The only son of wealthy widow Violet Venable dies while on vacation with his cousin Catherine. What the girl saw was so horrible that she went insane; now Mrs. Venable wants Catherine lobotomized to cover up the truth.
Joseph L. Mankiewicz
Brick, an alcoholic ex-football player, drinks his days away and resists the affections of his wife, Maggie. His reunion with his father, Big Daddy, who is dying of cancer, jogs a host of memories and revelations for both father and son.
A rich, young beauty, Louise Durant, follows the man she loves and hopes to marry to Zurich where he studies violin at the conservatory. A piano student at the conservatory falls madly in ... See full summary »
The venomous and amoral wife of a wealthy architect tries, any way she can, to break up the blossoming romance between her husband and his new mistress; a good-natured young widow who holds a dark past.
Brian G. Hutton
Beautiful Gloria Wandrous, a New York fashion model engages in an illicit affair with married socialite Weston Liggett. However, Gloria's desire for respectability causes her to reconsider her lifestyle. Written by
Elizabeth Taylor and her husband, Michael Todd, had planned for Cat on a Hot Tin Roof (1958) to be her final film, as she intended to retire from the screen. Todd had made a verbal agreement about this with MGM, but after his death, MGM forced Taylor to make this film in order to fulfill the terms of her studio contract. As a result, Taylor refused to speak to the director for the entire production, and hated the film. See more »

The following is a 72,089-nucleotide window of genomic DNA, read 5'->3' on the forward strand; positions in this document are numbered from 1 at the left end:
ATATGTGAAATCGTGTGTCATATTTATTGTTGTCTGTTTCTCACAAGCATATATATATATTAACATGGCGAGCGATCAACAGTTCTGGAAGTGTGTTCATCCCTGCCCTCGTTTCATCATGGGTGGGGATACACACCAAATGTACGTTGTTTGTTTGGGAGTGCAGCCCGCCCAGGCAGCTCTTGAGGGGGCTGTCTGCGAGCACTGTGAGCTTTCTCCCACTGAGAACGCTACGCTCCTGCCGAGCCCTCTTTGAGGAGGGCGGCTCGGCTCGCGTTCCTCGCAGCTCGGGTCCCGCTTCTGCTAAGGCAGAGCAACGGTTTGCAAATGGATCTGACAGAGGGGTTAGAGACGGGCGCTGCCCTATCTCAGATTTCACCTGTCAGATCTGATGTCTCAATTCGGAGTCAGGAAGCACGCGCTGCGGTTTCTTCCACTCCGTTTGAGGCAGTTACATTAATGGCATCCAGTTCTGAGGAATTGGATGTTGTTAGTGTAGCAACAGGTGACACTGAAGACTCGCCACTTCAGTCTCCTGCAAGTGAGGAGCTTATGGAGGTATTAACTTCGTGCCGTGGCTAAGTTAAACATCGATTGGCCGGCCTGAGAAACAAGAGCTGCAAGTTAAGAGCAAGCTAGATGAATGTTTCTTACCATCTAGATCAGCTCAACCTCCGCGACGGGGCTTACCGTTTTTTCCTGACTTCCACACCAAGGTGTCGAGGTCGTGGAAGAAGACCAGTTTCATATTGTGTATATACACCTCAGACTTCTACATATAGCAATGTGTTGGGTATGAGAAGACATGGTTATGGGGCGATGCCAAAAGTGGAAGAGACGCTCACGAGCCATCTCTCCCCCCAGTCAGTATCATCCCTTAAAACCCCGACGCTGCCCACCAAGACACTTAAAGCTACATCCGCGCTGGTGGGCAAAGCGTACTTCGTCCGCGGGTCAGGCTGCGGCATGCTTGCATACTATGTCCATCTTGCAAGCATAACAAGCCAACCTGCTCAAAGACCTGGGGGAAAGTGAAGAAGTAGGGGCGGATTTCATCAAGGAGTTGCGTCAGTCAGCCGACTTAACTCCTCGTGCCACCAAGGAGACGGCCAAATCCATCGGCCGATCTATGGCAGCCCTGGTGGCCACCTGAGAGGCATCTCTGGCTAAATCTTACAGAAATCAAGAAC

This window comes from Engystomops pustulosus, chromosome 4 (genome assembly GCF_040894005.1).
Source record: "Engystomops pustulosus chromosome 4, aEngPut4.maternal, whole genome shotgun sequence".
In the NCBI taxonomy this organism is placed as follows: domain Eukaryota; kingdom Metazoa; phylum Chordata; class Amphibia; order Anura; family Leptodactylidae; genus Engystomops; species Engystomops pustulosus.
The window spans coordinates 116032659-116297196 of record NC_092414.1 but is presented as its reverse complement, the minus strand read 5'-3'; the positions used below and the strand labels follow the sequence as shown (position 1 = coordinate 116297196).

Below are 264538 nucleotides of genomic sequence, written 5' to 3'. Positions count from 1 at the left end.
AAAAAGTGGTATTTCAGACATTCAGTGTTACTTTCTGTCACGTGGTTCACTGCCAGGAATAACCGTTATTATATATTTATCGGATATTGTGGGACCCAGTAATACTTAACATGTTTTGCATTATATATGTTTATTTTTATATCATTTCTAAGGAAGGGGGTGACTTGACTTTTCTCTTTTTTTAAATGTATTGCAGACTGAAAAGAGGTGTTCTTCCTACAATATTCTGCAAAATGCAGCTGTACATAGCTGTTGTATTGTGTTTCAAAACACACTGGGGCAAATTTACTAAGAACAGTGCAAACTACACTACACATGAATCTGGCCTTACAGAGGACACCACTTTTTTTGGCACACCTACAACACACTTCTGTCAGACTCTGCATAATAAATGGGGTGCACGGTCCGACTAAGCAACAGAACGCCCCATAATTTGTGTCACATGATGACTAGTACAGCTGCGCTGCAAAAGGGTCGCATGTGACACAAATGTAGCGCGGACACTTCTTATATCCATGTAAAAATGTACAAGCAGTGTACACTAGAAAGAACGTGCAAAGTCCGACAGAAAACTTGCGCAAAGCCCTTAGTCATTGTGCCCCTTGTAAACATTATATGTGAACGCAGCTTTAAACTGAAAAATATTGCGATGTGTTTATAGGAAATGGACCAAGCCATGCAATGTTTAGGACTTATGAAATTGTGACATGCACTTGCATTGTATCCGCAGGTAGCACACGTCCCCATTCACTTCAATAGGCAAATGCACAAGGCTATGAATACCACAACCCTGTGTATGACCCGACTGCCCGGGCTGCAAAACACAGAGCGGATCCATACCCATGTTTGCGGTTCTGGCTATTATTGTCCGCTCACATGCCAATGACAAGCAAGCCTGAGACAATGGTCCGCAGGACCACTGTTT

In the scene where Legget is Trap Shooting with his wife Emily, it is evident that she is unfamiliar with loading a shotgun. Emily can be seen loading another shotgun shell into the chamber of a Remmington shot gun with the brass forward, opposite the way a shotgun shell is loaded. In simple terms, backwards. See more »
If dated 60's camp with sexual innuendo and great outfits for the leading lady are your thing, then B8 will not disappoint. However speaking as a fan of such fare, this film leaves me a bit cold. Its camp moments and dialog are numerous enough, but B8 holds its best shocker for the end. The film, like Liz's character is a big tease. Taking small but well-placed stabs at sexual mores of the time period, but never really going further. Add Laurence Harvey's womanizing alcoholic, Dina Merrill as the waspy compliant wife, Eddie Fisher (La Taylor's current hubby at the time) in the non-essential role as Liz's pal, and Mildred Dunnock as Liz's annoying mother in denial, and you'll be hard pressed to find a likable character. Liz herself did not consider this her best performance. Shirley MacLaine called it "the Oscar I lost to the tracheotomy" referring to Taylor's near death from pneumonia complications in 1960. B8 (like other films that were based on camp sex novels of the 60's) would make a great remake if it remained set in the 60's but kept the shocks of the original book intact. If you love Liz, chances are you'll love B8. If you're looking for an accurate portrayal of O'Hara's landmark novel, this is not it.
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